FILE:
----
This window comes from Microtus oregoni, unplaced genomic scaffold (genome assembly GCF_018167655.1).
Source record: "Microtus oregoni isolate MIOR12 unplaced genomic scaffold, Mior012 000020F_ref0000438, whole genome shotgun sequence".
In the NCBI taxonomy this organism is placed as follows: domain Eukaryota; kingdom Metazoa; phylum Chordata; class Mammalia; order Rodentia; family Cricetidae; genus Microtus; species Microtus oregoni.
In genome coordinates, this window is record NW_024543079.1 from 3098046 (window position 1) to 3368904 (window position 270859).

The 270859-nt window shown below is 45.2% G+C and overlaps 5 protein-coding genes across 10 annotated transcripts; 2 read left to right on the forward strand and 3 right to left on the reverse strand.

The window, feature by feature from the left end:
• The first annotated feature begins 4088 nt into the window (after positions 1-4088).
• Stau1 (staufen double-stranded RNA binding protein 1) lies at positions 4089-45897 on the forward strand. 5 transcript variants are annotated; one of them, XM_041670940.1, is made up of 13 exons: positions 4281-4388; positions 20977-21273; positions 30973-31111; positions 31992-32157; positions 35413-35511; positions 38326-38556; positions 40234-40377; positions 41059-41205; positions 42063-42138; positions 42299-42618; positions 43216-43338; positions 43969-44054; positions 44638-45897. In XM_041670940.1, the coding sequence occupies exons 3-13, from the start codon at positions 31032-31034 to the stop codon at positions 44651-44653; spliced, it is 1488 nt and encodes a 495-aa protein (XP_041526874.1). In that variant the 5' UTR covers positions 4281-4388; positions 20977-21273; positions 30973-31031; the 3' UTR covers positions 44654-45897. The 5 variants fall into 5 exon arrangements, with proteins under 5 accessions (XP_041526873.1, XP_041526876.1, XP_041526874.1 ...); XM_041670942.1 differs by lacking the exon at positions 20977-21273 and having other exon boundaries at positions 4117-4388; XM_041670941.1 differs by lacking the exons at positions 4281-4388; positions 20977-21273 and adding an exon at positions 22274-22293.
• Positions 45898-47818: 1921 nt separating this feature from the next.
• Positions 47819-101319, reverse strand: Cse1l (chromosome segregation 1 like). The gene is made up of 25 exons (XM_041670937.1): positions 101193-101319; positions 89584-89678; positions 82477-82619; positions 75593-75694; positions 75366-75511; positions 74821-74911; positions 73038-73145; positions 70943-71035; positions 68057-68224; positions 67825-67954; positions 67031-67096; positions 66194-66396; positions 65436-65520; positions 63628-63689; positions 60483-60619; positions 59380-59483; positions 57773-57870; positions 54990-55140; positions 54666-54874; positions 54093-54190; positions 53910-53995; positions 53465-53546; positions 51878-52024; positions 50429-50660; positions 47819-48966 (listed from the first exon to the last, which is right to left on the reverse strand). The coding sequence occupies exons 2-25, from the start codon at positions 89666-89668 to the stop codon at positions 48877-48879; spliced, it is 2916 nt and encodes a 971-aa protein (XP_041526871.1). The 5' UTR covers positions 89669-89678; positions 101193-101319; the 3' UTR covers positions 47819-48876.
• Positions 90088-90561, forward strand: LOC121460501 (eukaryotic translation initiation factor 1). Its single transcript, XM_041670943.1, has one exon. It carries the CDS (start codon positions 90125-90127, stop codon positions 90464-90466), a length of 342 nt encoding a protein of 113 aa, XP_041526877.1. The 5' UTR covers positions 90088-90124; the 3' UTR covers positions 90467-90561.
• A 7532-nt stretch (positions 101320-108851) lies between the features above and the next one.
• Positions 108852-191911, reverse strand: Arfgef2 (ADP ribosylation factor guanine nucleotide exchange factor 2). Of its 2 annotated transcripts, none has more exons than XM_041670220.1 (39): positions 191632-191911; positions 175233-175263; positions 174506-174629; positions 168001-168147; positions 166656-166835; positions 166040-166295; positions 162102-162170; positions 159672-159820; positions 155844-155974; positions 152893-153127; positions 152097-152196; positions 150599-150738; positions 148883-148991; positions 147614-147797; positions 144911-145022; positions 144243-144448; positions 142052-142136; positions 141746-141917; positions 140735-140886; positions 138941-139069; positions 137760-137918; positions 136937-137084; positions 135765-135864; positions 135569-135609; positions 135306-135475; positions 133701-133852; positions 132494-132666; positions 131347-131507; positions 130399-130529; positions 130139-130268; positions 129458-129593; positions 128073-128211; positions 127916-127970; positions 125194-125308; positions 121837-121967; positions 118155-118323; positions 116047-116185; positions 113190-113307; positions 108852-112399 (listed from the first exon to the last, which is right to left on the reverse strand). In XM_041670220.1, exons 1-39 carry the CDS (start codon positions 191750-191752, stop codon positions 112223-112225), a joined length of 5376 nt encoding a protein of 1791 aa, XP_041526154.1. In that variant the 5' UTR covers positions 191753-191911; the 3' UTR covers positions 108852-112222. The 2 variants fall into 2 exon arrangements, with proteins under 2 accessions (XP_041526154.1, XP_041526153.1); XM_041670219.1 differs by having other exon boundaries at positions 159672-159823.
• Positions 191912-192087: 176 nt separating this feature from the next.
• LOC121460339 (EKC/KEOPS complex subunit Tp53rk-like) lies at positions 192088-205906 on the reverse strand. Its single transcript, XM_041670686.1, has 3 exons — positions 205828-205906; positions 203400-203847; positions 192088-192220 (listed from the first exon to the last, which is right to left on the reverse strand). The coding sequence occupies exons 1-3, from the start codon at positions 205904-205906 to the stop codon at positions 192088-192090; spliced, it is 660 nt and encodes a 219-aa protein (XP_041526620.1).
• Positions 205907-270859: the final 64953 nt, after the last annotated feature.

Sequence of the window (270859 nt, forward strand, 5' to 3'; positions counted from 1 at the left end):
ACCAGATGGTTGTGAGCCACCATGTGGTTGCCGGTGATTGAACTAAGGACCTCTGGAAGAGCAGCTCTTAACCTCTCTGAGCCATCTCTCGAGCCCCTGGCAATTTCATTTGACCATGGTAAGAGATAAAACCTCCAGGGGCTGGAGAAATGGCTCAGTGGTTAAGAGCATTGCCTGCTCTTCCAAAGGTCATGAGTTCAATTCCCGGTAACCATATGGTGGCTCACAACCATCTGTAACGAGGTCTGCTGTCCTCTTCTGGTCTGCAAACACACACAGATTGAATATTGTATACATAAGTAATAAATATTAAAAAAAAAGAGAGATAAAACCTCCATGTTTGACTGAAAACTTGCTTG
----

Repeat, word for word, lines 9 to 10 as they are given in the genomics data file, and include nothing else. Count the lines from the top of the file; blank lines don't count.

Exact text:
• Positions 45898-47818: 1921 nt separating this feature from the next.
• Positions 47819-101319, reverse strand: Cse1l (chromosome segregation 1 like). The gene is made up of 25 exons (XM_041670937.1): positions 101193-101319; positions 89584-89678; positions 82477-82619; positions 75593-75694; positions 75366-75511; positions 74821-74911; positions 73038-73145; positions 70943-71035; positions 68057-68224; positions 67825-67954; positions 67031-67096; positions 66194-66396; positions 65436-65520; positions 63628-63689; positions 60483-60619; positions 59380-59483; positions 57773-57870; positions 54990-55140; positions 54666-54874; positions 54093-54190; positions 53910-53995; positions 53465-53546; positions 51878-52024; positions 50429-50660; positions 47819-48966 (listed from the first exon to the last, which is right to left on the reverse strand). The coding sequence occupies exons 2-25, from the start codon at positions 89666-89668 to the stop codon at positions 48877-48879; spliced, it is 2916 nt and encodes a 971-aa protein (XP_041526871.1). The 5' UTR covers positions 89669-89678; positions 101193-101319; the 3' UTR covers positions 47819-48876.